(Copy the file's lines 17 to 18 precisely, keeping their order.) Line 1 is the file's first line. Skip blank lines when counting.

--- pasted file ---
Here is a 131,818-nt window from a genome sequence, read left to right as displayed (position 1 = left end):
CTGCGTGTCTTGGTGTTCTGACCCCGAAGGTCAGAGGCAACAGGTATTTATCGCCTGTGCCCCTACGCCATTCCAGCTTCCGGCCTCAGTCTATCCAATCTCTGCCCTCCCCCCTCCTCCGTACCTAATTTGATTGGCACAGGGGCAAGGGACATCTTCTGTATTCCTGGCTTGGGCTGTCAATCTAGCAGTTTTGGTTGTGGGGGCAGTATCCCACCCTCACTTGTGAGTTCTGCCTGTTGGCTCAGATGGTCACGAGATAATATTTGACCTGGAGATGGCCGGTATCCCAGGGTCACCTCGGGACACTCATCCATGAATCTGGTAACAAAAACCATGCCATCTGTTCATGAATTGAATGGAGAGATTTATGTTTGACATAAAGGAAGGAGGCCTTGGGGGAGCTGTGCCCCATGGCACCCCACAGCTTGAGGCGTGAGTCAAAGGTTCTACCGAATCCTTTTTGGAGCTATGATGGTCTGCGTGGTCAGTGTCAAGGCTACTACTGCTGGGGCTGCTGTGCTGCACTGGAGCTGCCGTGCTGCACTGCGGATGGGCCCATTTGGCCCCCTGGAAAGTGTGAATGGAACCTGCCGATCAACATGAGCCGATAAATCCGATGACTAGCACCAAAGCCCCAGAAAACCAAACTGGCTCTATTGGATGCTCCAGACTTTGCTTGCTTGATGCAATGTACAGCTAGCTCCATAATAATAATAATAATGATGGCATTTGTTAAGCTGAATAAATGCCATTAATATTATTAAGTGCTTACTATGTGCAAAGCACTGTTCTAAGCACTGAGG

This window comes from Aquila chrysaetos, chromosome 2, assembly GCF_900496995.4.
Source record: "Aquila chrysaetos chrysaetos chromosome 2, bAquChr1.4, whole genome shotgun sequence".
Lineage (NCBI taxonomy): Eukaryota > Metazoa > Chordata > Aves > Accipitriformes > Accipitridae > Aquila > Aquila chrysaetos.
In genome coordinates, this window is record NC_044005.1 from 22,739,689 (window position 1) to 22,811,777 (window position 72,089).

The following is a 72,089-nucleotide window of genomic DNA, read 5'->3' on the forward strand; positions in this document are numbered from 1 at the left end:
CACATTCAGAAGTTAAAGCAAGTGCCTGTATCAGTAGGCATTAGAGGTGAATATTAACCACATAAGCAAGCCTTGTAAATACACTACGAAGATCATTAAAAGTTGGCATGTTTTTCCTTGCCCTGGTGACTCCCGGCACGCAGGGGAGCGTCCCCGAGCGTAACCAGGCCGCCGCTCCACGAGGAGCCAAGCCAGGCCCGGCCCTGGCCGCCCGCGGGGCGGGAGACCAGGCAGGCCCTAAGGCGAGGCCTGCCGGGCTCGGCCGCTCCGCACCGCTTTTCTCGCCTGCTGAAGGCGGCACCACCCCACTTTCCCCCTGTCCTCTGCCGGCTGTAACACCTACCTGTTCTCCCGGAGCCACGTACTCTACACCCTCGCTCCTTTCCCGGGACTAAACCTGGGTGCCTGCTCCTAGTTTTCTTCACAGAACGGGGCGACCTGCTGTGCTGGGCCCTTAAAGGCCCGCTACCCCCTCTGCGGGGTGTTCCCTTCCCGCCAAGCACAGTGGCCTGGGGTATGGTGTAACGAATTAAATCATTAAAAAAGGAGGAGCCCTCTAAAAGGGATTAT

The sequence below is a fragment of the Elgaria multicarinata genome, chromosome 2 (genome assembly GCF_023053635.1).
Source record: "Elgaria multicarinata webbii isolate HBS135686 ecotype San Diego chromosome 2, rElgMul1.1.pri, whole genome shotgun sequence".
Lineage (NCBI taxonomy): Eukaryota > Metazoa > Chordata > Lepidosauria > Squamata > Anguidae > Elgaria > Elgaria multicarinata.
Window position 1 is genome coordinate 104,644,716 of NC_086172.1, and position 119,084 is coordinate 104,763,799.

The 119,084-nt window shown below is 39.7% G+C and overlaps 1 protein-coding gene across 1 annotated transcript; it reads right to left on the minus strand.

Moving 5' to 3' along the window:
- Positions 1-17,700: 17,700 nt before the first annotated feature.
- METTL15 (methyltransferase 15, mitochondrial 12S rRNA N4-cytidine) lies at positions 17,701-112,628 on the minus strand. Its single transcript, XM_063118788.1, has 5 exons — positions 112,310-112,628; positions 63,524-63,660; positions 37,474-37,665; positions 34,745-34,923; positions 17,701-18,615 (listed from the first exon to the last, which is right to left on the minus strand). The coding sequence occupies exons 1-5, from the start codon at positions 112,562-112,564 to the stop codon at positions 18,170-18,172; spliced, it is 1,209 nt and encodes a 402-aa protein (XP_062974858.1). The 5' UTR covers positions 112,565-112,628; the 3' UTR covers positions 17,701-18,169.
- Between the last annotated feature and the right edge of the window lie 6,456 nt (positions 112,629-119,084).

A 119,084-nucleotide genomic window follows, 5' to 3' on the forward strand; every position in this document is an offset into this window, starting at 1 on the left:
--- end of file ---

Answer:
- Between the last annotated feature and the right edge of the window lie 6,456 nt (positions 112,629-119,084).

A 119,084-nucleotide genomic window follows, 5' to 3' on the forward strand; every position in this document is an offset into this window, starting at 1 on the left: